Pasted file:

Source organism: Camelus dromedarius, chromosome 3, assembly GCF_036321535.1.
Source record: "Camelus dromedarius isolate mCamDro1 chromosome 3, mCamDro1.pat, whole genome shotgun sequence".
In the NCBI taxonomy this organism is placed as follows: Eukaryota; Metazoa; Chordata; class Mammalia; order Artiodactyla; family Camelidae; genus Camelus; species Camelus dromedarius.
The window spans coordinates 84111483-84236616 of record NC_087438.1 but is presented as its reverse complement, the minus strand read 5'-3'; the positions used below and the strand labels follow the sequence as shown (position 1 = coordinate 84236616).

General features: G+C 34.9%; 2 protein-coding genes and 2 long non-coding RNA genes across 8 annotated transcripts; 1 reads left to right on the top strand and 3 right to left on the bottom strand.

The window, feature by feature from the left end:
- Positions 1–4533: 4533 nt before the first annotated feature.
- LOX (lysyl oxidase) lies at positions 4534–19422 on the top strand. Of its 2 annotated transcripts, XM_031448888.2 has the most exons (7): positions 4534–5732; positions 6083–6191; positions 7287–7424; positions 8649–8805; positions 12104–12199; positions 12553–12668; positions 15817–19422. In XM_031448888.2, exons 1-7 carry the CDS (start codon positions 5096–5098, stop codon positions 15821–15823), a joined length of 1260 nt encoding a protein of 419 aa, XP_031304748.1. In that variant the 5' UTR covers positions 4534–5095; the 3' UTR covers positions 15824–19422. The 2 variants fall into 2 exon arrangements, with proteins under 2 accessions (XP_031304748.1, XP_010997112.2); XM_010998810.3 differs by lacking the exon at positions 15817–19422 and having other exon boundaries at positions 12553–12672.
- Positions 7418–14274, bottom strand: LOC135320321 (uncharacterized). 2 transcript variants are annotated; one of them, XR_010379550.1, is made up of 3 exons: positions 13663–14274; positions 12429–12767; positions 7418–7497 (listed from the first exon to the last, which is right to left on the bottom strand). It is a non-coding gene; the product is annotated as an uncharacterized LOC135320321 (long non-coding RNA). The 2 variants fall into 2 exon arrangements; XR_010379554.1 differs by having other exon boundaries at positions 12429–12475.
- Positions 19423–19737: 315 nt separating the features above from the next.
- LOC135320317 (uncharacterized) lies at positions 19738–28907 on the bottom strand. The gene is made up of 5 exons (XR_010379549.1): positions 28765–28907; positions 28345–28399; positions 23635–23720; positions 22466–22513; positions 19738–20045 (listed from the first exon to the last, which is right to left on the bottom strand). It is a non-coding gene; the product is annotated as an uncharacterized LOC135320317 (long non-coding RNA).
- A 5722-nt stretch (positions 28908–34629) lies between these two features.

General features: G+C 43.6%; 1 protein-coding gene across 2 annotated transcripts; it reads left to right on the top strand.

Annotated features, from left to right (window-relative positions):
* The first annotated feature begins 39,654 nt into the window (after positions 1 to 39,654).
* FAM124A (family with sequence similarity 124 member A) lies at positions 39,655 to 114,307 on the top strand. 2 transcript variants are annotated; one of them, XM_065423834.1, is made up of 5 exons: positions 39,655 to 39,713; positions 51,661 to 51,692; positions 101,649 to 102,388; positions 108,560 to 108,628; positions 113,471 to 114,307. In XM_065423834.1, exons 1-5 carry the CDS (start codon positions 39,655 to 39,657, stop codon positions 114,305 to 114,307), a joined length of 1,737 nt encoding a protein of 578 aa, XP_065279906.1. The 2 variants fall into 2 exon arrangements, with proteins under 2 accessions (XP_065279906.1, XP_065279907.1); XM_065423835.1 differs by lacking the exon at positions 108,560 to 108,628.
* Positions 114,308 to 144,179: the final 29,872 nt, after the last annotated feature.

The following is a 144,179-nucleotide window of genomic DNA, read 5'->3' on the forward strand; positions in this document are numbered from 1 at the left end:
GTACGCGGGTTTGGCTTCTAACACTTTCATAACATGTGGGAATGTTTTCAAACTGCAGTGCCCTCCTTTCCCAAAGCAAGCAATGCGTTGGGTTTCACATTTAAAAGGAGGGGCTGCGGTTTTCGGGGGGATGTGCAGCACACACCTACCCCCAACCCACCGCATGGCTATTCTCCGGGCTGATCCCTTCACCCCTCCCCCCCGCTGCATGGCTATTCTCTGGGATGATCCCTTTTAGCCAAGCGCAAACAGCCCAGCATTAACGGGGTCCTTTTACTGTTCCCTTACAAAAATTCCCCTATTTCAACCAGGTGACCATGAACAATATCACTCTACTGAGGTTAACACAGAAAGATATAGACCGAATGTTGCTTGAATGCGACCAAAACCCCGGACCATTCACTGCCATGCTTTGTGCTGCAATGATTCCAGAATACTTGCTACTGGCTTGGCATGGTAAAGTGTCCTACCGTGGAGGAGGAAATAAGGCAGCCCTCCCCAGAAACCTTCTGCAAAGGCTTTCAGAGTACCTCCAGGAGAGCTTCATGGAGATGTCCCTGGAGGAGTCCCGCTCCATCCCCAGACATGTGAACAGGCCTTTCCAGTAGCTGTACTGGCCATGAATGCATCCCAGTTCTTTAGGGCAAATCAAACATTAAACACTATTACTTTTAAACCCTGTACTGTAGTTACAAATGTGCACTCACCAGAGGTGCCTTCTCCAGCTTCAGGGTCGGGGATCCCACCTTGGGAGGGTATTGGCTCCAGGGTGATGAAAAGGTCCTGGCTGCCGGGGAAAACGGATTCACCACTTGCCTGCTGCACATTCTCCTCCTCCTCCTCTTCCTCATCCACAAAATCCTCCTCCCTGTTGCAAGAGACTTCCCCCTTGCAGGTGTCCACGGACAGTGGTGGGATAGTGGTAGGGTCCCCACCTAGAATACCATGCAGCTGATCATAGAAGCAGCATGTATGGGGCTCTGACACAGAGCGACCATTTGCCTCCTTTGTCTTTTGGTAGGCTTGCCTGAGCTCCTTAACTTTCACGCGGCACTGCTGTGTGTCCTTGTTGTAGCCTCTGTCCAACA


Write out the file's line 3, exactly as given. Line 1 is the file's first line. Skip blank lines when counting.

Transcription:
In the NCBI taxonomy this organism is placed as follows: Eukaryota; Metazoa; Chordata; class Mammalia; order Artiodactyla; family Camelidae; genus Camelus; species Camelus dromedarius.